THE ECONOMY Valuable artisan skills disappeared when large numbers of the working class died. Therefore, those who had skills became even more valuable than the rich people. The society structure began to change giving formally poor laborers more say.
THE ECONOMY The economic structure of land-based wealth shifted. Portable wealth in the form of money, skills and services emerged. Small towns and cities grew while large estates and manors began to collapse. The peasants and artisans demanded higher wages.
POLITICS & POWER One tiny insect, a flea, toppled feudalism and changed the course of history in Europe. The demand for agricultural workers gave survivors a new bargaining power. Workers formerly bound to the land could now travel and command higher wages for their services. In addition, people left rural areas and migrated to cities for higher wages. Serfs seeking liberation from tilling their lord's land were told by decree and statue to return to their master's duties. The poor people saw so much death they wanted to enjoy life. Serfs began to leave their land and not engage in the planting of crops.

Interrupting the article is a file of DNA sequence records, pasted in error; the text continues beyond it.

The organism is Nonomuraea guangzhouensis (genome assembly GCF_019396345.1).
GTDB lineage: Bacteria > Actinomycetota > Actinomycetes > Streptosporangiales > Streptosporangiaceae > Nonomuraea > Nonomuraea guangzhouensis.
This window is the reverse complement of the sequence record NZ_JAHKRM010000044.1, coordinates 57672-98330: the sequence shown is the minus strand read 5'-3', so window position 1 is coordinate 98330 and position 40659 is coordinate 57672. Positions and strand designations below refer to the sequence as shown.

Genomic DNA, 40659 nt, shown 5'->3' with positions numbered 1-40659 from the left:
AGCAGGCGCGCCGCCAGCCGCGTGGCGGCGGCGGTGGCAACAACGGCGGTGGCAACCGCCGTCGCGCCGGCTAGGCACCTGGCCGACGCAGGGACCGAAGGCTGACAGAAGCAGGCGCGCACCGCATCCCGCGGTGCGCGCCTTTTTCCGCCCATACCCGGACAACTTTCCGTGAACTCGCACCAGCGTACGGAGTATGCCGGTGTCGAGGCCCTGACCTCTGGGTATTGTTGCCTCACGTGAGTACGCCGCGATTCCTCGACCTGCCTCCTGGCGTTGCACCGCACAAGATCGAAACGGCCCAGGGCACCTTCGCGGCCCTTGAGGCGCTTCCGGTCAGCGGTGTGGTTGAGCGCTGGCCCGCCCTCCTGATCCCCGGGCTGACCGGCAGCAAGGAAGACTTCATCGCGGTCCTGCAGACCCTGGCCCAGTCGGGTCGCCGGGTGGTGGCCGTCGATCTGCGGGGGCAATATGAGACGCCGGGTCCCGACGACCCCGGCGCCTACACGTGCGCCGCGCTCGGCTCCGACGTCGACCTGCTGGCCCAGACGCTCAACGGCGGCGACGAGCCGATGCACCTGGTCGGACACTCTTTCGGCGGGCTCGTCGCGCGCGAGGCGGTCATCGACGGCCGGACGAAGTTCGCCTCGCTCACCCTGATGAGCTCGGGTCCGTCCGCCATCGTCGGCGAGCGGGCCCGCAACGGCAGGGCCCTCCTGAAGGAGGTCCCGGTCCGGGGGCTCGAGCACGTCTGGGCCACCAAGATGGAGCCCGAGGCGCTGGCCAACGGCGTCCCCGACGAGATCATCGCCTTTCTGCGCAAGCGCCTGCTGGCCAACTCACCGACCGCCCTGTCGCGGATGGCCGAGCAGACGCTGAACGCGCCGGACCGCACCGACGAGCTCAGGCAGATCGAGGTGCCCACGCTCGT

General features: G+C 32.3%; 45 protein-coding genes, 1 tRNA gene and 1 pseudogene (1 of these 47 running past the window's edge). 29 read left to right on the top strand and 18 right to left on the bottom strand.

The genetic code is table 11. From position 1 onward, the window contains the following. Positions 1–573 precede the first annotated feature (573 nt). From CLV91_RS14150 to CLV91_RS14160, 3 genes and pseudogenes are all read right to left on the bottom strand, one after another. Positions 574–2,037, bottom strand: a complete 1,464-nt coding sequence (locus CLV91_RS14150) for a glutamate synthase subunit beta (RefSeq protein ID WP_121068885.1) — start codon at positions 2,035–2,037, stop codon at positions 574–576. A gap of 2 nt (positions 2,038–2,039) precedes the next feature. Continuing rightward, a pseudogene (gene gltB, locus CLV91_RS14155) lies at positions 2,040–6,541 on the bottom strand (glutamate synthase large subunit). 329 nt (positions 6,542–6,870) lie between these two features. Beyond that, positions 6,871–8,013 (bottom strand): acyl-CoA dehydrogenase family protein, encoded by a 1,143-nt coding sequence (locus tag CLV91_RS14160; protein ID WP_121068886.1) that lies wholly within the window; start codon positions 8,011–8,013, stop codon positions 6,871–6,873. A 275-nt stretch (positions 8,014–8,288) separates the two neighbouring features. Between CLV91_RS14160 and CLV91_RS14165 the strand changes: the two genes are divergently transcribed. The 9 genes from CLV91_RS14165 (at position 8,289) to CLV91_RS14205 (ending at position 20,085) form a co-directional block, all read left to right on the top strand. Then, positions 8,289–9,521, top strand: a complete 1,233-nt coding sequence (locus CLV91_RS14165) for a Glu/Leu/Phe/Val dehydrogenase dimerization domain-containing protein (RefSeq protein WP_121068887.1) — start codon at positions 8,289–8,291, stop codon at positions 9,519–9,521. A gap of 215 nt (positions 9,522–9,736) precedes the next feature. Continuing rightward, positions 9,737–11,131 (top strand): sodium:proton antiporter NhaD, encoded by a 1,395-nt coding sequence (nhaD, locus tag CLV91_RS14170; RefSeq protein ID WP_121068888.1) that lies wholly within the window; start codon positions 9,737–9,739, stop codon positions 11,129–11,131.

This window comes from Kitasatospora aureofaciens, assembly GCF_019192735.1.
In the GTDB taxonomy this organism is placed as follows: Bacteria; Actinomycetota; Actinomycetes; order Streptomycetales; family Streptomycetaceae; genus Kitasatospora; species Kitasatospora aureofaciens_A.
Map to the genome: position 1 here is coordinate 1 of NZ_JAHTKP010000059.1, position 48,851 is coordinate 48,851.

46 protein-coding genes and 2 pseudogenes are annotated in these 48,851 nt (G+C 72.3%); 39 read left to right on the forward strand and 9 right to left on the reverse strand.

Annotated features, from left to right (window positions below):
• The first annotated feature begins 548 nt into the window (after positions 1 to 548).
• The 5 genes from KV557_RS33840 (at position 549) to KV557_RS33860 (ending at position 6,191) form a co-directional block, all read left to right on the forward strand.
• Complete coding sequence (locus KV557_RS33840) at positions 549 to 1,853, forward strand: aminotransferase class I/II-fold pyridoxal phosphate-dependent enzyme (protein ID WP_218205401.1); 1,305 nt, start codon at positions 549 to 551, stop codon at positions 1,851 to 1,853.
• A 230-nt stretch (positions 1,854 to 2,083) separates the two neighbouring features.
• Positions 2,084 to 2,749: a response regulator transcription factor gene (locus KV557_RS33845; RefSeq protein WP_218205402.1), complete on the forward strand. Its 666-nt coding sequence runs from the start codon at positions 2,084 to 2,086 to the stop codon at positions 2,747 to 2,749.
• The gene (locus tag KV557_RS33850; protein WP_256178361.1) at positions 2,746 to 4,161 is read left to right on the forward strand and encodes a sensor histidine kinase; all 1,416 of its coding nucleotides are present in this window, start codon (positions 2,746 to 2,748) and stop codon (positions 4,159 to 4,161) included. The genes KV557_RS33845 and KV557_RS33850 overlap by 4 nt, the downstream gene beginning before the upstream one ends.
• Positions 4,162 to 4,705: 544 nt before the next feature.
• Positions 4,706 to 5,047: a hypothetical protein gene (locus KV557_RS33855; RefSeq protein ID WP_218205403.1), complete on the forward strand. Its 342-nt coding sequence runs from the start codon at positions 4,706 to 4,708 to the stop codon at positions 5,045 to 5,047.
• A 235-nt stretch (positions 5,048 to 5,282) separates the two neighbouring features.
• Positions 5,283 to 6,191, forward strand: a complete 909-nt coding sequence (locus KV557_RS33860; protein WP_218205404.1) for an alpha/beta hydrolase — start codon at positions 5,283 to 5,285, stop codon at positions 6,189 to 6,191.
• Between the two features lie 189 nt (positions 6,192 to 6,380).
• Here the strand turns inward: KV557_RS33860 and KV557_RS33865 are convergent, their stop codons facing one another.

FARMING During the plague farmers left their farms because they were afraid they would get the Black Death and die. Since there wasn't very many farmers to make food, the price of food went up during the plague. In agriculture, if the plague struck a town in summer, there were not enough laborers to harvest crops in the fall. If it struck in the winter, there were not enough laborers to plant in the spring.
ANIMALS Unattended crops and stray animals died of starvation because of the lack of care. Several domesticated animals began to roam the forest.
LITERATURE Boccaccio said that the victims, "ate lunch with their friend and dinner with their ancestors in paradise.“ Written language was almost lost and whole churches were abandoned.
A MACABRE LITTLE DITTY “A sickly season,” the merchant said, “The town I left was filled with dead, and everywhere these queer red flies crawled upon the corpses’ eyes, Eating them away.” “Fair make you sick,” the merchant said, “They crawled upon the wine and bread. Pale priests with oil and books, bulging eyes and crazy looks, dropping like the flies.”
“The cause lay in some constellation. “First they sneezed,” the merchant said, “And then they turned the brightest red, Begged for water, then fell back. With bulging eyes and face turned black, they waited for the flies.”“Then they began to die.” “I came away,” the merchant said, “You can’t do business with the dead. “So I’ve come here to ply my trade. “You’ll find this to be a fine brocade…” And then he sneezed……….!